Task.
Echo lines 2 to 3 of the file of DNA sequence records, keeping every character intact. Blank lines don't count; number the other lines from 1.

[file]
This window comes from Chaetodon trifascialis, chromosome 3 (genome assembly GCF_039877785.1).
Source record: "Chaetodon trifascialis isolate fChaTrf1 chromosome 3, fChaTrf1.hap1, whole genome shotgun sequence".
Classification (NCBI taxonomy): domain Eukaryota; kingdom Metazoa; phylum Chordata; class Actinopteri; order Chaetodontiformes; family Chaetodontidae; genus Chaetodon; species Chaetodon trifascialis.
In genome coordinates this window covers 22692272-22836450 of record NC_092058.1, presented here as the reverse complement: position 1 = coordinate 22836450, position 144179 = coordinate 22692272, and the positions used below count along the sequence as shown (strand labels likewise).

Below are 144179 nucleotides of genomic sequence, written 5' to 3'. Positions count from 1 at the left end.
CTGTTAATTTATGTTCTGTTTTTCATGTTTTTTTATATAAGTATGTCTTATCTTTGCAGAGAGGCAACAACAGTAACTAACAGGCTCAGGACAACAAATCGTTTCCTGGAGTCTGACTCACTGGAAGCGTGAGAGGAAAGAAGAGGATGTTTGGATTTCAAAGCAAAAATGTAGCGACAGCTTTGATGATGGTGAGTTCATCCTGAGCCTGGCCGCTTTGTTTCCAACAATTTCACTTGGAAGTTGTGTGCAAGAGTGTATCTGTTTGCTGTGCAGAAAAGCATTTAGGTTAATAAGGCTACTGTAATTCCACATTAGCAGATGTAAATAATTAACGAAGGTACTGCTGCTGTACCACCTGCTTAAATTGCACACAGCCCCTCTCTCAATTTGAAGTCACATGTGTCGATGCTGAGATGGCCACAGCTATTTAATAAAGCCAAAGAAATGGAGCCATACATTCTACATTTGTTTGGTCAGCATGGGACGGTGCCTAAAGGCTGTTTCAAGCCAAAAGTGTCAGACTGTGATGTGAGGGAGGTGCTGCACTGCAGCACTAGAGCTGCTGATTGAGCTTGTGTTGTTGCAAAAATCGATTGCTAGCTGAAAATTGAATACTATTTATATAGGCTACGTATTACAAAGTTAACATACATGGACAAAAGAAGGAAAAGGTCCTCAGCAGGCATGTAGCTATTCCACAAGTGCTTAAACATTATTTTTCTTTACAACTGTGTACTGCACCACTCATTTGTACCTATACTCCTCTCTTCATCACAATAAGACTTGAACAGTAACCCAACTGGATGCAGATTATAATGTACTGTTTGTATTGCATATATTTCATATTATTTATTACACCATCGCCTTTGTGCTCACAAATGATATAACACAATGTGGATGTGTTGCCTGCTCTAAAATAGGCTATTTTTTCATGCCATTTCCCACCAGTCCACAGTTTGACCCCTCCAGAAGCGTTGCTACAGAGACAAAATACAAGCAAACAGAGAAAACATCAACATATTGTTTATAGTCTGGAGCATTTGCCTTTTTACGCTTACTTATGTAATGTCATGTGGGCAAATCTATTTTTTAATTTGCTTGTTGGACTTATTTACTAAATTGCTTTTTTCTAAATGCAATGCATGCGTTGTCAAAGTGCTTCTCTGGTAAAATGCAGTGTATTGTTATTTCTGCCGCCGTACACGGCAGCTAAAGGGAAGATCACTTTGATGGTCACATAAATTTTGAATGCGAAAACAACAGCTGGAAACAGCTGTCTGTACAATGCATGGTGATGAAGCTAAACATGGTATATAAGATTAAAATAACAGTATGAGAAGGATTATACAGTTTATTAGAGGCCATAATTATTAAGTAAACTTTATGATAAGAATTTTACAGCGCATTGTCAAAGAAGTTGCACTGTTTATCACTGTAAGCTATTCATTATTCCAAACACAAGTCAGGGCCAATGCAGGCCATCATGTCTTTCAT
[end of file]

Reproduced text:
Source record: "Chaetodon trifascialis isolate fChaTrf1 chromosome 3, fChaTrf1.hap1, whole genome shotgun sequence".
Classification (NCBI taxonomy): domain Eukaryota; kingdom Metazoa; phylum Chordata; class Actinopteri; order Chaetodontiformes; family Chaetodontidae; genus Chaetodon; species Chaetodon trifascialis.